Dov Charney would not be brought back as CEO of American Apparel (APP) if a New York private equity firm succeeds in buying the company, Fortune has learned. Charney, who founded the apparel retailer before being fired earlier this year, also would not be given any sort of managerial role, but possibly could serve in some sort of advisory capacity. Put another way, this bid is not being done in partnership with Dov Charney.
The private equity firm in question is Irving Place Capital, which reportedly has bid to buy American Apparel for between $1.30 and $1.40 per share. That represents a 31% premium over the Los Angeles-based company’s closing share price last Friday, but well short of the $3.25 floor that the it is trying to set via the use of a “poison pill” — even though American Apparel stock hasn’t traded that high since 2010.
An Irving Place spokesman declined to comment for this story.
Charney, who was ousted as CEO this past June due to alleged misconduct, told Bloomberg earlier today that he was down to his last $100,000 and sleeping on a friend’s couch. Not exactly a ringing self-endorsement for his financial management skills, given that Charney’s most recent annual salary was $800,000.
He also claimed to have been betrayed by Standard General, the hedge fund to which he had effectively pledged his voting rights in order to get a July loan that boosted his company ownership to 43% (a charge the hedge fund denies). He believed that Standard General would restore Charney to either CEO or some other role “effectively running the company,” following the conclusion of an internal investigation into his supposed misdeeds, but instead he was officially cut loose last week after directors “began to doubt his trustworthiness,” according to the WSJ.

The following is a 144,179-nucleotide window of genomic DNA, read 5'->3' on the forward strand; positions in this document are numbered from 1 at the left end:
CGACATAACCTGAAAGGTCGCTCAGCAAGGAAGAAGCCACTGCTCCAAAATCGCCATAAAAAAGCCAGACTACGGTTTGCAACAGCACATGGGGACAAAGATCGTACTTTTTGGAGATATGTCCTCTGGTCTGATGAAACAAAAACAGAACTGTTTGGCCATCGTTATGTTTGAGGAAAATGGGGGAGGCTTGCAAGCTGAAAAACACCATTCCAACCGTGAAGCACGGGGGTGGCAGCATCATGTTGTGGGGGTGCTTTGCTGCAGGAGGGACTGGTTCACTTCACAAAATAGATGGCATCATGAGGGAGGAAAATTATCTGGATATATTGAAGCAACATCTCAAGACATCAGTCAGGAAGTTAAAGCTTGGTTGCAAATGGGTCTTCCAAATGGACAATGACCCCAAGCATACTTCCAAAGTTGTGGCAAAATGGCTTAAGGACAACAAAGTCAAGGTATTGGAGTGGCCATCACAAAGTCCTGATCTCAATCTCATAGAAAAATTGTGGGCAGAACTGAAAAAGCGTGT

It remains unclear who Irving Place Capital would put in charge of American Apparel, were it to succeed in its pursuit. Paula Schneider is scheduled to take over as CEO on January 5, and has historical ties both to both Charney and the private equity industry.
It is possible that Irving Place would retain Schneider, but it also might be looking at a much more radical transformation. The firm has some troubles of its own, having scrapped a new fundraising plan in late 2012 due to poor performance — instead receiving a two-year investment extension from its investors. That elongation expires in February, although sources say that Irving Place gets another 6 months to complete any deal that already is considered to be in process (as designation under which American Apparel would fall).
In total, Irving Place is said to have around $700 million in dry powder remaining from the $2.7 billion fund that it raised back in 2006 (when it was still known as Bear Stearns Merchant Banking). There also is talk that it is working on some other type of nontraditional capital raise — perhaps a stapled secondary — although the American Apparel bid would not be contingent on such a transaction occurring.
“We’ve been told to expect some sort of news soon on what they plan to do, and the firm is pretty transparent with us, but we haven’t heard specifics yet,” said a limited partner in the current Irving Place fund.
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